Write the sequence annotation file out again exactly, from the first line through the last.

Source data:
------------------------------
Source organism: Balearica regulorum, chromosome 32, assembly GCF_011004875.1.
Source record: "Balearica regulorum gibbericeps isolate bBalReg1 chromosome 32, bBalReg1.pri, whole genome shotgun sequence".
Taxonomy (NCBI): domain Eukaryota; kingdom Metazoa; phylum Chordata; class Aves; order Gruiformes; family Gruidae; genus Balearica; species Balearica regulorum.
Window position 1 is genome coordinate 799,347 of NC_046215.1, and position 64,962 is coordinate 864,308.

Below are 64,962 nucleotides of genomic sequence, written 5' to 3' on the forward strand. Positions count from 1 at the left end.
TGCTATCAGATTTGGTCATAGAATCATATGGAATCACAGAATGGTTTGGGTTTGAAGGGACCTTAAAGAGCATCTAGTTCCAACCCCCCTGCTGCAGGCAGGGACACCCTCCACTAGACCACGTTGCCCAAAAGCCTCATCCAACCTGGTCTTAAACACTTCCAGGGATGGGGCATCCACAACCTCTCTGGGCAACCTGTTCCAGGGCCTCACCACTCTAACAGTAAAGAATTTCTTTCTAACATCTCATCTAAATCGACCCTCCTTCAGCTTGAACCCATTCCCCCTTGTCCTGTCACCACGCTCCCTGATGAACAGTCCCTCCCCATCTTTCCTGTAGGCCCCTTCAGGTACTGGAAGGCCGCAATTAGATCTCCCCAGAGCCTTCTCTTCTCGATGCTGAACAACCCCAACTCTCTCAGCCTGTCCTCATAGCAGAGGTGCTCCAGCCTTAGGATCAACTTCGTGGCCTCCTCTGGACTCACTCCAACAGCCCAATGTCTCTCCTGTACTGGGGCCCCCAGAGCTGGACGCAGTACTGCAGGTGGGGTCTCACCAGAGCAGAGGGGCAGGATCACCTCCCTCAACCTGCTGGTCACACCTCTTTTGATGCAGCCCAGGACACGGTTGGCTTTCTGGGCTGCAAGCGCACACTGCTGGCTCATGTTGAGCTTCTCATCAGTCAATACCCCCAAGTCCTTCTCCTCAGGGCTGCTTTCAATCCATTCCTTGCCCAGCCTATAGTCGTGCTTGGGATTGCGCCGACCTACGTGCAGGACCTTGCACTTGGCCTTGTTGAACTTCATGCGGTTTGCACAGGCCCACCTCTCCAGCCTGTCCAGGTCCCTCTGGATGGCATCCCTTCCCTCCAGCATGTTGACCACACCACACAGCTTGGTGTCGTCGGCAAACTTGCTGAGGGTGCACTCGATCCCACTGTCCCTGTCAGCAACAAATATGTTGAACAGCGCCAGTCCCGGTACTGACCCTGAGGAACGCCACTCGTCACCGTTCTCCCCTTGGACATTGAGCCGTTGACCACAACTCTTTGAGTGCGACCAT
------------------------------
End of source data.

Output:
Source organism: Balearica regulorum, chromosome 32, assembly GCF_011004875.1.
Source record: "Balearica regulorum gibbericeps isolate bBalReg1 chromosome 32, bBalReg1.pri, whole genome shotgun sequence".
Taxonomy (NCBI): domain Eukaryota; kingdom Metazoa; phylum Chordata; class Aves; order Gruiformes; family Gruidae; genus Balearica; species Balearica regulorum.
Window position 1 is genome coordinate 799,347 of NC_046215.1, and position 64,962 is coordinate 864,308.

Below are 64,962 nucleotides of genomic sequence, written 5' to 3' on the forward strand. Positions count from 1 at the left end.
TGCTATCAGATTTGGTCATAGAATCATATGGAATCACAGAATGGTTTGGGTTTGAAGGGACCTTAAAGAGCATCTAGTTCCAACCCCCCTGCTGCAGGCAGGGACACCCTCCACTAGACCACGTTGCCCAAAAGCCTCATCCAACCTGGTCTTAAACACTTCCAGGGATGGGGCATCCACAACCTCTCTGGGCAACCTGTTCCAGGGCCTCACCACTCTAACAGTAAAGAATTTCTTTCTAACATCTCATCTAAATCGACCCTCCTTCAGCTTGAACCCATTCCCCCTTGTCCTGTCACCACGCTCCCTGATGAACAGTCCCTCCCCATCTTTCCTGTAGGCCCCTTCAGGTACTGGAAGGCCGCAATTAGATCTCCCCAGAGCCTTCTCTTCTCGATGCTGAACAACCCCAACTCTCTCAGCCTGTCCTCATAGCAGAGGTGCTCCAGCCTTAGGATCAACTTCGTGGCCTCCTCTGGACTCACTCCAACAGCCCAATGTCTCTCCTGTACTGGGGCCCCCAGAGCTGGACGCAGTACTGCAGGTGGGGTCTCACCAGAGCAGAGGGGCAGGATCACCTCCCTCAACCTGCTGGTCACACCTCTTTTGATGCAGCCCAGGACACGGTTGGCTTTCTGGGCTGCAAGCGCACACTGCTGGCTCATGTTGAGCTTCTCATCAGTCAATACCCCCAAGTCCTTCTCCTCAGGGCTGCTTTCAATCCATTCCTTGCCCAGCCTATAGTCGTGCTTGGGATTGCGCCGACCTACGTGCAGGACCTTGCACTTGGCCTTGTTGAACTTCATGCGGTTTGCACAGGCCCACCTCTCCAGCCTGTCCAGGTCCCTCTGGATGGCATCCCTTCCCTCCAGCATGTTGACCACACCACACAGCTTGGTGTCGTCGGCAAACTTGCTGAGGGTGCACTCGATCCCACTGTCCCTGTCAGCAACAAATATGTTGAACAGCGCCAGTCCCGGTACTGACCCTGAGGAACGCCACTCGTCACCGTTCTCCCCTTGGACATTGAGCCGTTGACCACAACTCTTTGAGTGCGACCAT